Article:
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The Investment Risks of U.S./China Relations

The Investment Risks of U.S./China Relations

March 29, 2023

The relationship between the United States and China has been one of the most important geopolitical issues of the 21st century. With the two countries being the world's two largest economies, their interactions have far-reaching implications for investors around the globe.

However, the growing tensions between the two nations, which have been exacerbated by trade disputes, spy balloons, the buying of land, the war in Ukraine and other arguments, have created significant risks for investors.

Let’s explore some of the ways that U.S.-China relations may create risk for investors.

Trade Disputes

Trade disputes between the United States and China have been ongoing for several years, with both countries imposing tariffs on each other's goods. While the tariffs have primarily affected specific industries, such as agriculture and manufacturing, they have had ripple effects throughout the global economy. Investors in affected industries have seen fluctuations in stock prices and profitability, and there is a risk that the disputes could escalate further, potentially leading to more significant economic consequences.

Geopolitical Tensions

Beyond trade disputes, the United States and China have been engaged in geopolitical tensions, including issues related to human rights, technology, and military expansion. For example, the United States has accused China of human rights violations in its treatment of Uighur Muslims and Hong Kong's democracy movement.

At the same time, China has been accused of using technology for espionage and intellectual property theft, leading to concerns about the security of U.S. companies operating in China. These issues have led to an increasingly tense relationship between the two nations, creating potential risks for investors in companies that have significant exposure to China or the United States.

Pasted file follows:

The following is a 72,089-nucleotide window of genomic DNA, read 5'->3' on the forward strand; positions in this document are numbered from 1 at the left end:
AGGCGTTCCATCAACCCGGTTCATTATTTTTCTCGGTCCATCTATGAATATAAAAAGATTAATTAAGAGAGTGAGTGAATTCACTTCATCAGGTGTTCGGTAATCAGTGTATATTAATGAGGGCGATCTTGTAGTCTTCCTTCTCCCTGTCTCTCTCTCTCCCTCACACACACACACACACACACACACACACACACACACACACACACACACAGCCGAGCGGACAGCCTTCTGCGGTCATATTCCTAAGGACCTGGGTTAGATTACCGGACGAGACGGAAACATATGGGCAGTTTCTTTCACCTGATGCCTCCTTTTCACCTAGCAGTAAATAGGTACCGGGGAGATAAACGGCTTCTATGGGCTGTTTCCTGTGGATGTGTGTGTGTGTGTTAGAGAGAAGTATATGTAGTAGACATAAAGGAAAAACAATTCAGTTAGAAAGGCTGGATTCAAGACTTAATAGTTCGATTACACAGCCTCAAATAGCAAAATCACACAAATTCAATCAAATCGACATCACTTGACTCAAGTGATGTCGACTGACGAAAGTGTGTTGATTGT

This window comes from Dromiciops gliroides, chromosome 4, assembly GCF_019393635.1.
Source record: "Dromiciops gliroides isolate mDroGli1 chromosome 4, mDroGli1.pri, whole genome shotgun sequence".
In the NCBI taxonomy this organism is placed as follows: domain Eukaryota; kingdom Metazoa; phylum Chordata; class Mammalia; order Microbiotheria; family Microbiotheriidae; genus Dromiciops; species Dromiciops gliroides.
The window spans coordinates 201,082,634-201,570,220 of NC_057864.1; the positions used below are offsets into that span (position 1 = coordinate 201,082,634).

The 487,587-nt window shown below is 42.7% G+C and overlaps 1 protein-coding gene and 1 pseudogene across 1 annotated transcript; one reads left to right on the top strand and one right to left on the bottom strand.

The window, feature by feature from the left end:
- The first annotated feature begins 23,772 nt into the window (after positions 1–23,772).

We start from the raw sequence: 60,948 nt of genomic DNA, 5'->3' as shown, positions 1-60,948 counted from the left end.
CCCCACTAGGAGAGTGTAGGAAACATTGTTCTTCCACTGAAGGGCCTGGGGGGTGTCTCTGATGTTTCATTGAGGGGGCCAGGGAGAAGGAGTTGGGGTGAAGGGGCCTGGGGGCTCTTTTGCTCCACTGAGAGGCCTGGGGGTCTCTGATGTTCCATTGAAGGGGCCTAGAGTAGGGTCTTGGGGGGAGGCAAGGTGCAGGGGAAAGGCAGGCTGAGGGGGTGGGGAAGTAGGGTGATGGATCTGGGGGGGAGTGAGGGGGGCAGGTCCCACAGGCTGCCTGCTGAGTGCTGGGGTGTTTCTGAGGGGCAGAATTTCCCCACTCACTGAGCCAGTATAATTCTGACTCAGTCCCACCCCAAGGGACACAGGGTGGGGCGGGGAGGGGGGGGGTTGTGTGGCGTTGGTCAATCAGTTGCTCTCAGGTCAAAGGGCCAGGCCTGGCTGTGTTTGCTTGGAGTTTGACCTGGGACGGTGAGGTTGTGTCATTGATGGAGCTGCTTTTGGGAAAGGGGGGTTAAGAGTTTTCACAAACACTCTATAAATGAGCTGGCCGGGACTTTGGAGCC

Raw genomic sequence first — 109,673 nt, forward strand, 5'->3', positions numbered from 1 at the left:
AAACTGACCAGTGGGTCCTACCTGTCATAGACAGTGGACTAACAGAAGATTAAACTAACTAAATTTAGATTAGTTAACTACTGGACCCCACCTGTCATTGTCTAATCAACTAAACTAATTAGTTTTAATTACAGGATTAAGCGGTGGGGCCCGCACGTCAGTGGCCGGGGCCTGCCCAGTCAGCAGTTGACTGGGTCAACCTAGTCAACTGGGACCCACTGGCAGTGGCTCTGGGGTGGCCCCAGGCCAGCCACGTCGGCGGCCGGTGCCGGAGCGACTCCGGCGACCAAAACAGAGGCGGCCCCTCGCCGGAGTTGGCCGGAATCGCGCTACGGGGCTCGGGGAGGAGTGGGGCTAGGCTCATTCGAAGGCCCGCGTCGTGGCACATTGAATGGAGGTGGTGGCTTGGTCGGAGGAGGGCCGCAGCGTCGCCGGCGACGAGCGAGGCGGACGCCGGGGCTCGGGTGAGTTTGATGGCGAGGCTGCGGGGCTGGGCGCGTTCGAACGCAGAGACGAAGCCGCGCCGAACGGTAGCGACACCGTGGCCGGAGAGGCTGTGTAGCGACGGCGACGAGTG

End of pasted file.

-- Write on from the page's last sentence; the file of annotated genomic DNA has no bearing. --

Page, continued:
Currency Fluctuations

Another area of concern for investors is currency fluctuations. As the U.S. and China continue to engage in economic and political disputes, the value of their respective currencies can fluctuate significantly (and there are accusations of the Chinese government manipulating its currency). These fluctuations can create significant risks for investors who have exposure to these currencies or invest in companies that rely heavily on exports or imports from either country. A sudden change in currency values can impact the profitability of these companies, potentially leading to significant losses for investors.

Supply Chain Disruptions

As a result of trade disputes and other tensions, there is also a risk of supply chain disruptions. Many companies rely heavily on China for manufacturing and production, and any significant disruptions to these supply chains could impact the profitability of these companies. At the same time, U.S. companies operating in China may face increased scrutiny or restrictions, potentially limiting their ability to operate effectively in the region.

Stay Informed & Diversify

As the relationship between the two nations continues to evolve, investors must be aware of these risks and take steps to manage them effectively.

This involves diversification and closely monitoring developments in U.S.-China relations to make informed investment decisions.

Your financial professional can help.

Important Disclosures

The opinions voiced in this material are for general information only and are not intended to provide specific advice or recommendations for any individual.

Investing involves risks including possible loss of principal. No investment strategy or risk management technique can guarantee return or eliminate risk in all market environments.

There is no guarantee that a diversified portfolio will enhance overall returns or outperform a non-diversified portfolio. Diversification does not protect against market risk.

This article was prepared by FMeX.

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